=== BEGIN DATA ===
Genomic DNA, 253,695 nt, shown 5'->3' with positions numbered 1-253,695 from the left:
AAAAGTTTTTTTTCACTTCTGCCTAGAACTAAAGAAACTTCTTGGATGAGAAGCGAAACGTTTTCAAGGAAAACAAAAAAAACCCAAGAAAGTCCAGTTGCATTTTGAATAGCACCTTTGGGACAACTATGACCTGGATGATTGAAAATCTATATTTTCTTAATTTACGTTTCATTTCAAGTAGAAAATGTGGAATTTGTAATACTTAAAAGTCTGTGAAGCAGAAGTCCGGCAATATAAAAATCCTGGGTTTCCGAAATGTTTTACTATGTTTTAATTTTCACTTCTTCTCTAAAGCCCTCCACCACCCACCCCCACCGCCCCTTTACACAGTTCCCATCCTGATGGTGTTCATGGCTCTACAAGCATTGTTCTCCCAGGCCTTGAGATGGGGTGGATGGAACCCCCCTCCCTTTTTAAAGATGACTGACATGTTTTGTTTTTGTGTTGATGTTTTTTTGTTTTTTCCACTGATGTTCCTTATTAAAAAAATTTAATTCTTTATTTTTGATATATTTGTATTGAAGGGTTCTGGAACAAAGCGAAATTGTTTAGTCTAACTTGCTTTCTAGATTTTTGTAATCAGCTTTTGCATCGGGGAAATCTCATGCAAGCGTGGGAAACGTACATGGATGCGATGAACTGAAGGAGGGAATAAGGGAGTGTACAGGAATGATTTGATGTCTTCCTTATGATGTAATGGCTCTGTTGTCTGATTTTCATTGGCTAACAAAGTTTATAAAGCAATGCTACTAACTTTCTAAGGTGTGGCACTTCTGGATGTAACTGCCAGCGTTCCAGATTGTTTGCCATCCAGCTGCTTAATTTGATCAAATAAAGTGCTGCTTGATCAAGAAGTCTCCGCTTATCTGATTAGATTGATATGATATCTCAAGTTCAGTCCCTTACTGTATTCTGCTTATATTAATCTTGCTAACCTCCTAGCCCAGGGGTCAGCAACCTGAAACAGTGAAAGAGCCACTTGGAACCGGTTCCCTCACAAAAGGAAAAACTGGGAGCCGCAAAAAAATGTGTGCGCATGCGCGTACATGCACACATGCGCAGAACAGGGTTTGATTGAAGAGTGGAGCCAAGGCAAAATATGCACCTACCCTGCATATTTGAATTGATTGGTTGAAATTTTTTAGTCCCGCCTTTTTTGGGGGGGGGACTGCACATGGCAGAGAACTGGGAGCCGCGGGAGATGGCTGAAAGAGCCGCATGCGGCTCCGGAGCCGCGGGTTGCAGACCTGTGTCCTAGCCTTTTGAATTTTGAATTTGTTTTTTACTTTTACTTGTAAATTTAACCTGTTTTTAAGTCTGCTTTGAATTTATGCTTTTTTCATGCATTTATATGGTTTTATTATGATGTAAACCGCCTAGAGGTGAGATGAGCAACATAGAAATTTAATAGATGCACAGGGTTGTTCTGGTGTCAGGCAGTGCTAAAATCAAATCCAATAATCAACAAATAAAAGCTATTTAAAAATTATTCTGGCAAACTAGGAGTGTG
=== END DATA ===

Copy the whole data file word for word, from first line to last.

Genomic DNA, 253,695 nt, shown 5'->3' with positions numbered 1-253,695 from the left:
AAAAGTTTTTTTTCACTTCTGCCTAGAACTAAAGAAACTTCTTGGATGAGAAGCGAAACGTTTTCAAGGAAAACAAAAAAAACCCAAGAAAGTCCAGTTGCATTTTGAATAGCACCTTTGGGACAACTATGACCTGGATGATTGAAAATCTATATTTTCTTAATTTACGTTTCATTTCAAGTAGAAAATGTGGAATTTGTAATACTTAAAAGTCTGTGAAGCAGAAGTCCGGCAATATAAAAATCCTGGGTTTCCGAAATGTTTTACTATGTTTTAATTTTCACTTCTTCTCTAAAGCCCTCCACCACCCACCCCCACCGCCCCTTTACACAGTTCCCATCCTGATGGTGTTCATGGCTCTACAAGCATTGTTCTCCCAGGCCTTGAGATGGGGTGGATGGAACCCCCCTCCCTTTTTAAAGATGACTGACATGTTTTGTTTTTGTGTTGATGTTTTTTTGTTTTTTCCACTGATGTTCCTTATTAAAAAAATTTAATTCTTTATTTTTGATATATTTGTATTGAAGGGTTCTGGAACAAAGCGAAATTGTTTAGTCTAACTTGCTTTCTAGATTTTTGTAATCAGCTTTTGCATCGGGGAAATCTCATGCAAGCGTGGGAAACGTACATGGATGCGATGAACTGAAGGAGGGAATAAGGGAGTGTACAGGAATGATTTGATGTCTTCCTTATGATGTAATGGCTCTGTTGTCTGATTTTCATTGGCTAACAAAGTTTATAAAGCAATGCTACTAACTTTCTAAGGTGTGGCACTTCTGGATGTAACTGCCAGCGTTCCAGATTGTTTGCCATCCAGCTGCTTAATTTGATCAAATAAAGTGCTGCTTGATCAAGAAGTCTCCGCTTATCTGATTAGATTGATATGATATCTCAAGTTCAGTCCCTTACTGTATTCTGCTTATATTAATCTTGCTAACCTCCTAGCCCAGGGGTCAGCAACCTGAAACAGTGAAAGAGCCACTTGGAACCGGTTCCCTCACAAAAGGAAAAACTGGGAGCCGCAAAAAAATGTGTGCGCATGCGCGTACATGCACACATGCGCAGAACAGGGTTTGATTGAAGAGTGGAGCCAAGGCAAAATATGCACCTACCCTGCATATTTGAATTGATTGGTTGAAATTTTTTAGTCCCGCCTTTTTTGGGGGGGGGACTGCACATGGCAGAGAACTGGGAGCCGCGGGAGATGGCTGAAAGAGCCGCATGCGGCTCCGGAGCCGCGGGTTGCAGACCTGTGTCCTAGCCTTTTGAATTTTGAATTTGTTTTTTACTTTTACTTGTAAATTTAACCTGTTTTTAAGTCTGCTTTGAATTTATGCTTTTTTCATGCATTTATATGGTTTTATTATGATGTAAACCGCCTAGAGGTGAGATGAGCAACATAGAAATTTAATAGATGCACAGGGTTGTTCTGGTGTCAGGCAGTGCTAAAATCAAATCCAATAATCAACAAATAAAAGCTATTTAAAAATTATTCTGGCAAACTAGGAGTGTG